I haven't been able to do a lot of posting the past few days because I've been at a conference. My review of Greg Clark's book not withstanding (I actually wrote a good part of that just before I left); my time has been dominated by presenting at and attending sessions or otherwise involved in travel. Consequently, when I got to my office this morning and finally got a chance to look at the backlog of mail, I found out that yesterday's (4/9/08) issue of The Wall Street Journal included the last article by one of my favorite columnists, Jonathan Clements.
Jonathan has been writing a column for the Journal since 1994. I've read most of his "Getting Going" series with amusement and interest. He always does an excellent job of explaining issues related to personal finance in a way that experienced as well as novice readers can benefit. He often provided me with a new perspective using an old and familiar tool.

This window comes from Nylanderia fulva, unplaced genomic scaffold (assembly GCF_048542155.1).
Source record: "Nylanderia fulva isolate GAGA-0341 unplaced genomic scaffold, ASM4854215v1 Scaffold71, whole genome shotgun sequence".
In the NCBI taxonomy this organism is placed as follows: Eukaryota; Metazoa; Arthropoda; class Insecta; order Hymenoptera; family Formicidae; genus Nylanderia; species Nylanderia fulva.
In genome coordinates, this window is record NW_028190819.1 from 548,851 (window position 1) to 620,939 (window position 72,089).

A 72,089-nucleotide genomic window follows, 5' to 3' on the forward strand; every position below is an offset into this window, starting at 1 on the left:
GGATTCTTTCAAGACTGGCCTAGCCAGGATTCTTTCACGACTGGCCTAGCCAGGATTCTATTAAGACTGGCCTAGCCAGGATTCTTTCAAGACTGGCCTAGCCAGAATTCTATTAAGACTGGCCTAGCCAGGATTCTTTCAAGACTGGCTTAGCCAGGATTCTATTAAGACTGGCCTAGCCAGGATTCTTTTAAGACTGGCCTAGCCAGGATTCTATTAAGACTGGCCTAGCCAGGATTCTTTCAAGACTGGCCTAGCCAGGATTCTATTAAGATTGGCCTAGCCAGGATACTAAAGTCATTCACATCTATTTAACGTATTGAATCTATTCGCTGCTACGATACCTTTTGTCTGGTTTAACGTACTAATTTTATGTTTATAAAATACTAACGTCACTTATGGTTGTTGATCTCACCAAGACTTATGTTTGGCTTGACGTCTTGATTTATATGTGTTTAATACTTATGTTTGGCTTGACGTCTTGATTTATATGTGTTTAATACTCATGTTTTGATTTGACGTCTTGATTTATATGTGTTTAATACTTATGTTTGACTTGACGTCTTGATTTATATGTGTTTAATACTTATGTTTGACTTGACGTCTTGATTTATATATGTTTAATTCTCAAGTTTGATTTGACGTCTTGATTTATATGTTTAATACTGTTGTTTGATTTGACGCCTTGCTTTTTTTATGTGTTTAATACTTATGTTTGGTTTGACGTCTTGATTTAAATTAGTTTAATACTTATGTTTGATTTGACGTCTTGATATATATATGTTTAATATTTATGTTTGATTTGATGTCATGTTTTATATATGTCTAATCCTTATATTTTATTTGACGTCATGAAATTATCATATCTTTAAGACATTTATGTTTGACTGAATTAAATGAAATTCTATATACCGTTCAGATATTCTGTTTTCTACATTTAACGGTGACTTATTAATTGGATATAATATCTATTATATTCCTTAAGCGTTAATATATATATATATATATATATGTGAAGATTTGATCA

His final column was no different. He talked about why we all should save and invest for our futures. "Nothing new there," you may say. But by using some simple old tools of economics: opportunity cost, risk/return, and money as a store of value, he provided one of the best cases for saving that I've read in some time. It is succinct and powerful. I would strongly recommend you consider sharing it with your students.
Now, just in case you're just discovering this resource, Clements also produced an online column with links to 10 of his favorite columns from the past. It was a great way for him to say "goodbye." I know that, for me, Wednesday mornings with the Journal won't be the same.
I hope you find them helpful and I look forward to your comments.